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RCI Drug Report Says "US Doping Not Out Of Control"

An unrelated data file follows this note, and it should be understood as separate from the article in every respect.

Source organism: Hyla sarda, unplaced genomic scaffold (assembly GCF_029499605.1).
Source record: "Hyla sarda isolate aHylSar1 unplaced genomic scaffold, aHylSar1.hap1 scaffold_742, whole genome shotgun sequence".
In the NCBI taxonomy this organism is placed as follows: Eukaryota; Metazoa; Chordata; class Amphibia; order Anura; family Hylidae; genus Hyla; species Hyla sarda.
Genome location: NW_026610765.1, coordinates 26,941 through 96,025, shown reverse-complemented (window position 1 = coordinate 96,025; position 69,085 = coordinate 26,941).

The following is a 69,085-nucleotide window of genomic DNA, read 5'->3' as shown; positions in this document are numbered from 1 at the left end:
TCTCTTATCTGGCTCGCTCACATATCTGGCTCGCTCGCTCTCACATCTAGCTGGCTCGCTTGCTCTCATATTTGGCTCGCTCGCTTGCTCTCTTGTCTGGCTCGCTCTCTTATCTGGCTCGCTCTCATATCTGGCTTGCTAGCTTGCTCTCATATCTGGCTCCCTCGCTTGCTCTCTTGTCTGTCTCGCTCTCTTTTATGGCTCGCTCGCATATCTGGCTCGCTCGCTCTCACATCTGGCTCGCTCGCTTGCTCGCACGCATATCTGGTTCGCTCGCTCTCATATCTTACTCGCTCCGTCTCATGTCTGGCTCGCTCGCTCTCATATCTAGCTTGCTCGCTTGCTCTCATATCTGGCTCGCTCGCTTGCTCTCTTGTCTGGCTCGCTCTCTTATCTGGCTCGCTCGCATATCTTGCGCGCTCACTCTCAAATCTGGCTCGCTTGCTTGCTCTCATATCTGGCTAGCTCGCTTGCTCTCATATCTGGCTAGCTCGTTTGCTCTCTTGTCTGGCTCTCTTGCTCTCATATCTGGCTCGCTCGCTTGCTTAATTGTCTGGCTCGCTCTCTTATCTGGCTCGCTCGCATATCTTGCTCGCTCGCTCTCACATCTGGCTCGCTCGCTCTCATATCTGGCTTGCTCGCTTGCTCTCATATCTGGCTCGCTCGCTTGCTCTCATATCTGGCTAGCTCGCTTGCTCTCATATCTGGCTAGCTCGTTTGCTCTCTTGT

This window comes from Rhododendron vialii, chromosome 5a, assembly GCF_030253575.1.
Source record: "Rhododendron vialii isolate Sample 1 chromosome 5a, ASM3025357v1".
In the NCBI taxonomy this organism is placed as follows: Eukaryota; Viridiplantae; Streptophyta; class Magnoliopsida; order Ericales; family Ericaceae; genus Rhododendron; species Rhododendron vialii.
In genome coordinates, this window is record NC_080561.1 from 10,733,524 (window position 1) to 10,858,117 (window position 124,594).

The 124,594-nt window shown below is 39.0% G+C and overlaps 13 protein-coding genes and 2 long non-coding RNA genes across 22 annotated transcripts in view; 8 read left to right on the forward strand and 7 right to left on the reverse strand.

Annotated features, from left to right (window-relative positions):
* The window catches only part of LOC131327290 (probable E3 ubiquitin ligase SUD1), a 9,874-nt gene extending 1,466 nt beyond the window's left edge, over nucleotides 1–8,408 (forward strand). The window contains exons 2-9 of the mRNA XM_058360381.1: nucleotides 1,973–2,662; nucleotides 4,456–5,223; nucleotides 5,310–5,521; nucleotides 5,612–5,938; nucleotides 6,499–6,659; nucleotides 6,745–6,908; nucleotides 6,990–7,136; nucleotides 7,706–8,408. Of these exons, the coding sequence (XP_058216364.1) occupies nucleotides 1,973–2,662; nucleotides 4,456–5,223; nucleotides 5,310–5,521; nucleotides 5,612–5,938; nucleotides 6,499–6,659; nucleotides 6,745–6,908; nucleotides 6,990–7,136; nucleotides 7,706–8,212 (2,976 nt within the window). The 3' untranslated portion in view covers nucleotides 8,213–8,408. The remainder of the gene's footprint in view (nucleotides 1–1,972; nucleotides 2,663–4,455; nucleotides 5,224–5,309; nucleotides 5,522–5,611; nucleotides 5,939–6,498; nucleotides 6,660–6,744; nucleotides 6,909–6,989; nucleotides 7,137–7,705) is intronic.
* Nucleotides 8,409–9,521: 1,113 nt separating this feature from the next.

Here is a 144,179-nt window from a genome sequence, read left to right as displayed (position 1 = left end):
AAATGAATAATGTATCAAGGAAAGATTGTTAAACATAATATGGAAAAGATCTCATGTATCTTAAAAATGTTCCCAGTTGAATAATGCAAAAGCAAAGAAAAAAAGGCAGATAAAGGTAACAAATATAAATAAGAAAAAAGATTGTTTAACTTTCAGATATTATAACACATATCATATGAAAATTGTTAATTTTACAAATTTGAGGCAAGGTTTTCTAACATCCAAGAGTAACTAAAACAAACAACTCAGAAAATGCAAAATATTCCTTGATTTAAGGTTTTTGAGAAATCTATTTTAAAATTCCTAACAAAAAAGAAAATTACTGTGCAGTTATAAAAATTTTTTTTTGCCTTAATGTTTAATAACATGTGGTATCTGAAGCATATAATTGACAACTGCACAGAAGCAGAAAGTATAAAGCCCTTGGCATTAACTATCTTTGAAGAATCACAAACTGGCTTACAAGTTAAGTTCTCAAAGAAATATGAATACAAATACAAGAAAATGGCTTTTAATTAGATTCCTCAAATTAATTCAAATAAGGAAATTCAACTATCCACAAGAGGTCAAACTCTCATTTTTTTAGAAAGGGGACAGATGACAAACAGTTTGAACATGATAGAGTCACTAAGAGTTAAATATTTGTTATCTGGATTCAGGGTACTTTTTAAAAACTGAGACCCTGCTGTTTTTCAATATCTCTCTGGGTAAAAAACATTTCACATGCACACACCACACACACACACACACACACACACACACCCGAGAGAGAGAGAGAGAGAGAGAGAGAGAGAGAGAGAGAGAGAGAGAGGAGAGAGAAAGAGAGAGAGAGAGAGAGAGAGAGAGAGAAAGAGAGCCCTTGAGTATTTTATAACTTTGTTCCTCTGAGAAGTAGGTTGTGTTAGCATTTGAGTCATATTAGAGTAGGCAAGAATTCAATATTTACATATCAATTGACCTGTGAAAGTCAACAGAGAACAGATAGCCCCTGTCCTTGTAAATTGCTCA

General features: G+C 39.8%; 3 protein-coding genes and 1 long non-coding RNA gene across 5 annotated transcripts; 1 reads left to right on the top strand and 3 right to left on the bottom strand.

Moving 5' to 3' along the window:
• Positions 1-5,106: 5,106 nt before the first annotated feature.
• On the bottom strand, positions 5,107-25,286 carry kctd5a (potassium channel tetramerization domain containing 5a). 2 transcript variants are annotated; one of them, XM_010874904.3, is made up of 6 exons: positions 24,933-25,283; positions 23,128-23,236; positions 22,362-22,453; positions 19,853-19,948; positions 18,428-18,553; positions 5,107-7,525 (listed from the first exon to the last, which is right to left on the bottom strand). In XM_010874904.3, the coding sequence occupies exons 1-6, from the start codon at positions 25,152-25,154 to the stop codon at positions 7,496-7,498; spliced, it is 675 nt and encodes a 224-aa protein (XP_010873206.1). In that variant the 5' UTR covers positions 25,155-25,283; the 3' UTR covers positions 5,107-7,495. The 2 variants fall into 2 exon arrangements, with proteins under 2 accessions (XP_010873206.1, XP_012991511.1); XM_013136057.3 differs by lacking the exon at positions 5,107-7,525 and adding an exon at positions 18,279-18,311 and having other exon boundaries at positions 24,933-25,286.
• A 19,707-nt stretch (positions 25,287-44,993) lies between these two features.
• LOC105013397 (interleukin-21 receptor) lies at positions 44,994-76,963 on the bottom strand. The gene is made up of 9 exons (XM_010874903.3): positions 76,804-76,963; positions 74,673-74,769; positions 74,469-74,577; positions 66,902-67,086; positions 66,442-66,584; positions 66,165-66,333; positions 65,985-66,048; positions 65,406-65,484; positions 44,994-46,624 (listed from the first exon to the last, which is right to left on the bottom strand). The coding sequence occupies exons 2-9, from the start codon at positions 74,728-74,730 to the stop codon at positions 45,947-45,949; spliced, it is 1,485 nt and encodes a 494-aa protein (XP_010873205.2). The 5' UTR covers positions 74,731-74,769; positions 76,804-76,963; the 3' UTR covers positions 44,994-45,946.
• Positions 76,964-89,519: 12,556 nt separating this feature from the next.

US Association Of Racing Commissioners International president Ed Martin released a comprehensive report titled “Drugs in Racing 2010 — The Facts” overnight & declared: “With very few exceptions, almost all race horses tested for drugs are found to be clean, a fact that undermines the credibility of those who peddle the perception that racing has an out of control drug problem.” According to the report, in 2010 US racing regulators sent 324,215 biological samples “to a network of professional testing labs that utilised standards more stringent than those used for the Olympics” noted bloodhorse.com “More than 99.5% of those samples were found to be clean.” Martin noted: “Despite the fact that racing regulators test for more substances with greater sensitivity than any other sport, less than half of 1% of all tests detected a substance not allowed to be in the horse on race day.” The RCI report also shows instances of “horse doping” are rare, representing 0.015% of all samples tested. The 10-year trend for findings “that might be characterised as doping has remained flat, while there has been a decline during the past decade in the number of therapeutic overages that have resulted in regulatory action. Total medication actions in 2010 were 20% less than 2001.” Martin summed up: “Racing, like other sports, has a drug challenge. We cannot lessen our efforts because there are a relative few who will attempt to circumvent the rules for their own purposes. Our commissions, labs & research centres need adequate resources if we are to remain current & prepared as new substances emerge & find their way to the backstretch.” Importantly, Martin “contends that the reality of the drug testing program is often misunderstood & mischaracterised. The RCI report notes equine care has evolved to be more medication-reliant in the same way human care has. Racing commission data shows that in those rare instances when a violation of a medication rule does occur, most were associated with a legal substance administered in the normal course of equine care by a licensed veterinarian” & cannot be characterised as “horse doping” or as indicative of a “drugging”.